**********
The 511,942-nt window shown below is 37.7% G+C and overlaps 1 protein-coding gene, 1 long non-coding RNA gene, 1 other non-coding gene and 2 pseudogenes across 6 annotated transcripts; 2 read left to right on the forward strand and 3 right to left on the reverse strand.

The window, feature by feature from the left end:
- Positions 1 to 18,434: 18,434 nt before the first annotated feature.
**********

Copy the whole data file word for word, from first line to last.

The 511,942-nt window shown below is 37.7% G+C and overlaps 1 protein-coding gene, 1 long non-coding RNA gene, 1 other non-coding gene and 2 pseudogenes across 6 annotated transcripts; 2 read left to right on the forward strand and 3 right to left on the reverse strand.

The window, feature by feature from the left end:
- Positions 1 to 18,434: 18,434 nt before the first annotated feature.